The Company They Keep

A number of recent collaborations touching lifestyle categories such as apparel, footwear, and cosmetics have highlighted capsule collections inspired or designed by groups of celebrities. The initiatives, which integrate anywhere from three to six personalities simultaneously, tend to be mainly promotional in nature, but have a merchandise component as well.

In recent months:

  • Adidas premiered a capsule women’s fitness collection promoted and inspired by female brand ambassadors of the firm. The Statement Collection of athleisure items such as jackets, footwear, tights, and bras included 20 pieces reflecting the sensibilities of singer Dua Lipa, model Karlie Kloss, actress Shay Mitchell, fitness and beauty influencer Hannah Bronfman, and pro tennis player Garbiñe Muguruza. All five are known for their fitness and training regimens.
  • Beauty brand E.l.f. introduced a Modern Metals collection of eye shadow, highlighter, lipstick, and lip gloss curated by five micro-influencers in the beauty blogger space: Leslie Alvarado, Yuri Antillon, Kathlyn Celeste, Irash Javed, and Mia Randria. The assortment came out of a competition among four teams of influencers (five per team) at the company’s annual Beautyscape influencer event.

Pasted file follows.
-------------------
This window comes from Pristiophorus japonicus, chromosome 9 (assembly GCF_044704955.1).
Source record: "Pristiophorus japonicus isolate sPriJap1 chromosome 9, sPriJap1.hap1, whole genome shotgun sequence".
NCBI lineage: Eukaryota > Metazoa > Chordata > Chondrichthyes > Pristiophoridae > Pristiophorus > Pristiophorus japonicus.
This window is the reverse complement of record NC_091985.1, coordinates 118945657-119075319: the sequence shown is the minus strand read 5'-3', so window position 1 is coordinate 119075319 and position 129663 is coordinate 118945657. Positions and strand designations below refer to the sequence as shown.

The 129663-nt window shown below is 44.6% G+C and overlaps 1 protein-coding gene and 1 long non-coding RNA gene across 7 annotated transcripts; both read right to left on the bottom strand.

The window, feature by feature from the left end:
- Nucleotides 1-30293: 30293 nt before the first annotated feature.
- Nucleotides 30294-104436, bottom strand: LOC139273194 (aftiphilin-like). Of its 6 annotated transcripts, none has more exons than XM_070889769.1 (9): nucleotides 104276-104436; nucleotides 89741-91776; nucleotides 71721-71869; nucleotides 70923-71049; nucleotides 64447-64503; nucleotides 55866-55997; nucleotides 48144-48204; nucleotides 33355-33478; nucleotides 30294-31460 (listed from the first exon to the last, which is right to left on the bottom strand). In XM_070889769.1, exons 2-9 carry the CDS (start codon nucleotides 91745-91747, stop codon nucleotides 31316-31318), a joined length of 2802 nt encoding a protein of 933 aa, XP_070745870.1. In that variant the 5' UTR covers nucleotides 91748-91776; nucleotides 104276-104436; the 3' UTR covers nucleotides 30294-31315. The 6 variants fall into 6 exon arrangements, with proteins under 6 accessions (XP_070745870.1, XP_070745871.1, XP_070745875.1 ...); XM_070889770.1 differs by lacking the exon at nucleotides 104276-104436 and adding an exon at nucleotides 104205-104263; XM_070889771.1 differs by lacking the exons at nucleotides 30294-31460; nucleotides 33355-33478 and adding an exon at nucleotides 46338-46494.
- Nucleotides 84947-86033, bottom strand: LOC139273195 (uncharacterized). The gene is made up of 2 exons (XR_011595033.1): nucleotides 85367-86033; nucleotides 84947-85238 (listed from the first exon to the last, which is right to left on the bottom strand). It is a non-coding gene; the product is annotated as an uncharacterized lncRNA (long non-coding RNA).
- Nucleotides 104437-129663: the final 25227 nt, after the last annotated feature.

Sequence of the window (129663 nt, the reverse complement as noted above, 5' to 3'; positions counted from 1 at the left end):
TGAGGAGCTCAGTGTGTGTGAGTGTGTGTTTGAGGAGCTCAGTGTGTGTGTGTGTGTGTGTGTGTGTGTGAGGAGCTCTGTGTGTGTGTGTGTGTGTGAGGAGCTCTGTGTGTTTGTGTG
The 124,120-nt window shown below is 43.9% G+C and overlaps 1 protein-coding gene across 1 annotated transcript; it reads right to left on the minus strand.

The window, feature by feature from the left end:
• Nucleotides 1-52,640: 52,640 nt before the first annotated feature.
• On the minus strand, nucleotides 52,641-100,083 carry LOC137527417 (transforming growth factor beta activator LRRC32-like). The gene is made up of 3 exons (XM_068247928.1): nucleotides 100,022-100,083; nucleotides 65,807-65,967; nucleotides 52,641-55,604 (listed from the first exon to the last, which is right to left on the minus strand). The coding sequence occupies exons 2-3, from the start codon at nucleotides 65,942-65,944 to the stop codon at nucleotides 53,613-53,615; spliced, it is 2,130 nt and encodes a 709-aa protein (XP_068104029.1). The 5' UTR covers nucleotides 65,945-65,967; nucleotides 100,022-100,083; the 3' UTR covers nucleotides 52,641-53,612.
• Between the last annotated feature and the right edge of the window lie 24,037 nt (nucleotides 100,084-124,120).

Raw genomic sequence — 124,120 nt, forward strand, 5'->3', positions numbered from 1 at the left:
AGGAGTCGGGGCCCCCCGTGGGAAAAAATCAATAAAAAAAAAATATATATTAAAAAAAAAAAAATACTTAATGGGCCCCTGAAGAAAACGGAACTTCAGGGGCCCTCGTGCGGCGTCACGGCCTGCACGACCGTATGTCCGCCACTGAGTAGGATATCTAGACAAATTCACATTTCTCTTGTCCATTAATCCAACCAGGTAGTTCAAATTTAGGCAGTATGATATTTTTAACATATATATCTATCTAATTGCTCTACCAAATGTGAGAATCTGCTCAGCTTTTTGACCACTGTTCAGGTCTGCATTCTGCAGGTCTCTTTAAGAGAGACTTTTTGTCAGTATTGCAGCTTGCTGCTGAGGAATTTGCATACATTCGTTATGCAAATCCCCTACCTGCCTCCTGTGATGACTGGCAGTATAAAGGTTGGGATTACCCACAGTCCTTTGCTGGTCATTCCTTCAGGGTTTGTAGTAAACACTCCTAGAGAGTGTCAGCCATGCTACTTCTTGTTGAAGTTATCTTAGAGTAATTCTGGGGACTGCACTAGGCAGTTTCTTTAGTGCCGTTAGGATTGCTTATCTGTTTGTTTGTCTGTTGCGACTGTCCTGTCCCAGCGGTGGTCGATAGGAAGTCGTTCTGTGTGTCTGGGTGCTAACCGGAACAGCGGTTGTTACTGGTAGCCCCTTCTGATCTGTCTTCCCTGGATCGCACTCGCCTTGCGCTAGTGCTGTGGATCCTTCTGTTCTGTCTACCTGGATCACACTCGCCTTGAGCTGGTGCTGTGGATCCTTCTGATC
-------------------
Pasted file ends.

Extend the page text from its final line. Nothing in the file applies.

• Luxury leather goods brand Cole Haan worked with three stylists, Karla Welch, Erin Walsh, and Simone Harouche, for a capsule footwear collection. Each created a range of shoes in her own style and color palette.
  • Swimwear marketer Hunkemöller created a limited-edition assortment it called the Ambassador Swim Collection this summer. Lisa Anckarman, Nora Olivia, and Lynn Quanjel, all European models, social media influencers, and the company’s brand ambassadors, collaborated with Hunkemöller’s design team on monochrome pieces that reflect their respective tastes.
  • Reebok launched a 1990s-themed campaign to support the relaunch of its Aztrek off-road running sneaker from 1993. The initiative involved content featuring several social media influencers, including Angie Chavez, Sara Gourlay, Josh Matthews, Jordan Page, Kirk Tilton, and Jay Versace, each of whom also created a capsule collection. Fans received free pieces if they won a contest on the Reebok website. The celebrities range from beauty bloggers and fashion designers to vintage clothing experts and YouTube video stars, each with a large social media presence.

These initiatives vary in terms of the celebrities’ areas of expertise and level of renown—although almost all are considered powerful influencers—as well as product categories, pricing, promotional components, and distribution.

What they have in common is that the marketers are pairing with a whole range of disparate celebrities within the boundaries of a single campaign. This strategy gives them more variety in design styles and maximizes promotional value by putting the brand in front of several groups of fans and followers. In addition, working with a group of influencers, as opposed to a solo partner, alleviates the risks of associating with celebrities that, in many cases, are more niche than mainstream. It also gives the brand owner an opportunity to see if any of the individuals could be viable partners for solo collaborations in the future.

, , , , , , , , , , , , , , , , , , , , , , , , , ,

Comments are closed.